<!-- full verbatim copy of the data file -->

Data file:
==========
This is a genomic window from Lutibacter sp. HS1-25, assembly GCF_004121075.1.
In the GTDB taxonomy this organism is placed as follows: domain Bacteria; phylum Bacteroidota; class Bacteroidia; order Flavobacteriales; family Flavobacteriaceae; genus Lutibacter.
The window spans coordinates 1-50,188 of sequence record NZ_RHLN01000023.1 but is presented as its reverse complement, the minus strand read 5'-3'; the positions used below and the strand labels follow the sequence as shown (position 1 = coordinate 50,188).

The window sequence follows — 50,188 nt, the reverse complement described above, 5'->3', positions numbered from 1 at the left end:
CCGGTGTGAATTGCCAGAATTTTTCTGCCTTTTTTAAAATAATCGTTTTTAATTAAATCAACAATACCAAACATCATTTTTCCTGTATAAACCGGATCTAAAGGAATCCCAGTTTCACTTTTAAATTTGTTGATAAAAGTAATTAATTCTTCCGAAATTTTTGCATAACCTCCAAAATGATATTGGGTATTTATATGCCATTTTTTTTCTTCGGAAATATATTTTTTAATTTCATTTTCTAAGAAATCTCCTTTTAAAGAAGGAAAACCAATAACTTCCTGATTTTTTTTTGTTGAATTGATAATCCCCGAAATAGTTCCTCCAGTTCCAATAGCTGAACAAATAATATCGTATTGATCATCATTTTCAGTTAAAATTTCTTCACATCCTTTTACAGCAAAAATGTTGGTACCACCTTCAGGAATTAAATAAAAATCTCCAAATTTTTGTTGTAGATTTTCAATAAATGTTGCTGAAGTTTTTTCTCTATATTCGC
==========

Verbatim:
This is a genomic window from Lutibacter sp. HS1-25, assembly GCF_004121075.1.
In the GTDB taxonomy this organism is placed as follows: domain Bacteria; phylum Bacteroidota; class Bacteroidia; order Flavobacteriales; family Flavobacteriaceae; genus Lutibacter.
The window spans coordinates 1-50,188 of sequence record NZ_RHLN01000023.1 but is presented as its reverse complement, the minus strand read 5'-3'; the positions used below and the strand labels follow the sequence as shown (position 1 = coordinate 50,188).

The window sequence follows — 50,188 nt, the reverse complement described above, 5'->3', positions numbered from 1 at the left end:
CCGGTGTGAATTGCCAGAATTTTTCTGCCTTTTTTAAAATAATCGTTTTTAATTAAATCAACAATACCAAACATCATTTTTCCTGTATAAACCGGATCTAAAGGAATCCCAGTTTCACTTTTAAATTTGTTGATAAAAGTAATTAATTCTTCCGAAATTTTTGCATAACCTCCAAAATGATATTGGGTATTTATATGCCATTTTTTTTCTTCGGAAATATATTTTTTAATTTCATTTTCTAAGAAATCTCCTTTTAAAGAAGGAAAACCAATAACTTCCTGATTTTTTTTTGTTGAATTGATAATCCCCGAAATAGTTCCTCCAGTTCCAATAGCTGAACAAATAATATCGTATTGATCATCATTTTCAGTTAAAATTTCTTCACATCCTTTTACAGCAAAAATGTTGGTACCACCTTCAGGAATTAAATAAAAATCTCCAAATTTTTGTTGTAGATTTTCAATAAATGTTGCTGAAGTTTTTTCTCTATATTCGC